The product groups are your different revenue streams that you will be offering.  Ex: Baked goods, savory product, home made beverages, coffee, tea, packaged product.

2)     Clarify your hours of operation taking into mind the seasonality of the business.
This will enable you to identify the day parts you are open, the hours per day and whether or not you are open for weekend and weekday business.

3)     Price the product groups per day part for an average check.
For example, the savory group may have a smaller check average at breakfast than at lunch.

4)     Identify a targeted location.
This is one of the most important things you can do for your enterprise. Finding a location that works for your business. Remember, rent in NYC is typically around 10% of sales. So if you are looking for a 1,000 sq foot space in NYC and the broker quotes you $200 / sq foot, your rent per year will be $200,000. This means that in order to make your rent worthwhile, your business needs to generate $2,000,000 in sales per year.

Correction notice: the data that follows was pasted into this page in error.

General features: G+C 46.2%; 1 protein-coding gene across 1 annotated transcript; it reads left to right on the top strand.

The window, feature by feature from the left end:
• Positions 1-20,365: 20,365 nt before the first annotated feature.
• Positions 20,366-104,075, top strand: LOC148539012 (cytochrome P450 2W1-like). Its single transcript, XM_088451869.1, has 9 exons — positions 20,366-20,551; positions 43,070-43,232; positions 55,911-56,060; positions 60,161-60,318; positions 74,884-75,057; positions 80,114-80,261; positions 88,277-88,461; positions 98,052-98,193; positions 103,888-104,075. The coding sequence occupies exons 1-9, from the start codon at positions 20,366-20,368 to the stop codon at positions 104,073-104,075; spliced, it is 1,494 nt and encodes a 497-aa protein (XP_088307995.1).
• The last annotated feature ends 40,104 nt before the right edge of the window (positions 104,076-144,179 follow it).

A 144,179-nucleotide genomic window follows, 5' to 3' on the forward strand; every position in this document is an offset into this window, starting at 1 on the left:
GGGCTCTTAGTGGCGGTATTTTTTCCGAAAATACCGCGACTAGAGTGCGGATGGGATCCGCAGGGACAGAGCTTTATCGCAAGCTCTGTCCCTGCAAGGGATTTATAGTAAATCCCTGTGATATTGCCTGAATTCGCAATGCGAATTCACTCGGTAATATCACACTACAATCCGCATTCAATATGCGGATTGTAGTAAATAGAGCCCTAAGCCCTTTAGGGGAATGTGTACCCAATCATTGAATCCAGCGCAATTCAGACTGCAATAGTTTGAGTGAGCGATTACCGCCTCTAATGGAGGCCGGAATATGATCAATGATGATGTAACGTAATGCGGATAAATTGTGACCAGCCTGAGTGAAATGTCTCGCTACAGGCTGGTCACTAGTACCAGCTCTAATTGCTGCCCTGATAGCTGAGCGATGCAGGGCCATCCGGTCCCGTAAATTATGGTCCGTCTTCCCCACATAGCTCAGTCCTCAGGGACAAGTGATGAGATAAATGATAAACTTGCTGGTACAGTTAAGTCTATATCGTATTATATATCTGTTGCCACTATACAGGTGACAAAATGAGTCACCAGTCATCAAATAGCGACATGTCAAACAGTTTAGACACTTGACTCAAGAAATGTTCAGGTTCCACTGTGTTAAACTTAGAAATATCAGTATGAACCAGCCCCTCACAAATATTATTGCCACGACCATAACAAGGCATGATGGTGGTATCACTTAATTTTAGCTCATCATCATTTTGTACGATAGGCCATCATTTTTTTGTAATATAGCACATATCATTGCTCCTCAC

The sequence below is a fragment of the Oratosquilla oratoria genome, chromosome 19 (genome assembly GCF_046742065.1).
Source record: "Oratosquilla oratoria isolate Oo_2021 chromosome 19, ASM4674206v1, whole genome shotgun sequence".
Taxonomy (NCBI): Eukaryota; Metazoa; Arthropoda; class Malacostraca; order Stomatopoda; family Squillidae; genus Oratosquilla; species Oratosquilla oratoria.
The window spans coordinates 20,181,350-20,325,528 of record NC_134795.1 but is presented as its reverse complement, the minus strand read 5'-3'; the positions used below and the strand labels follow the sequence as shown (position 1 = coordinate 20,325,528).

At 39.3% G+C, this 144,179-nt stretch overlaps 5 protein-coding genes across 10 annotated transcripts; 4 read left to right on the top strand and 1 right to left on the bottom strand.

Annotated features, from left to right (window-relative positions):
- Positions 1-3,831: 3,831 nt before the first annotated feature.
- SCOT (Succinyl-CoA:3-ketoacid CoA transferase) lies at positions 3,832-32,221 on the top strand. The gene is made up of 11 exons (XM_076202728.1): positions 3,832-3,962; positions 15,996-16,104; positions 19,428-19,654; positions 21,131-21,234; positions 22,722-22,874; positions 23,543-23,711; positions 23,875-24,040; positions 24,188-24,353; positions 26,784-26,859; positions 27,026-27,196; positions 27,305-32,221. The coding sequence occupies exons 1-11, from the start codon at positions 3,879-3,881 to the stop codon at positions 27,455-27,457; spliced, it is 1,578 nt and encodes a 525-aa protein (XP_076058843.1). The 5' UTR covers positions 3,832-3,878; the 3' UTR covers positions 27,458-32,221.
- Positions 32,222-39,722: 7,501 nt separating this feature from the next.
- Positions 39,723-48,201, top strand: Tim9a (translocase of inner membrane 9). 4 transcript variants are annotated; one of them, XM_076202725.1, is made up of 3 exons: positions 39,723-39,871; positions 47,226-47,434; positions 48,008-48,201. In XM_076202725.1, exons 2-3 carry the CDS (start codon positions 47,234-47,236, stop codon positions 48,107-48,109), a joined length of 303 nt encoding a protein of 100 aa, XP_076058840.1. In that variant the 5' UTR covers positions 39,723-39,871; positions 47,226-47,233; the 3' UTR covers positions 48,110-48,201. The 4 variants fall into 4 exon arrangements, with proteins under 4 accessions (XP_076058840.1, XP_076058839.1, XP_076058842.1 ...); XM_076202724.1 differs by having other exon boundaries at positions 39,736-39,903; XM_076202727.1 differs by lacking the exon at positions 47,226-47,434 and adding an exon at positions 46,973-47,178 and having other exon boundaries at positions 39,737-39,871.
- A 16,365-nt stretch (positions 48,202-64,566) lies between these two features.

5)     Once the targeted location is set, engage in traffic counts.
We follow traffic counts for nearby food businesses of the target location you are looking to open as well as similar concepts in other locations.  You want to cover all day parts and this is the part of your research that may take a few days to cover all bases.

Once your research is complete, you are now ready to build your sales with the above inputs.  The key to building and best leveraging an operating budget is to make sure that your concept can support the expenses required to keep it running. It is nothing short of a balancing act.

We have a financial pie chart, which aids in this balancing act. The costs may vary for your operation, but the pie must always be equal to 100%. The level of investment made into the business goes beyond the numbers, it lies in good people, quality of food, training and standard operating procedures to keep the enterprise humming along with strong profits.

restaurant pie chart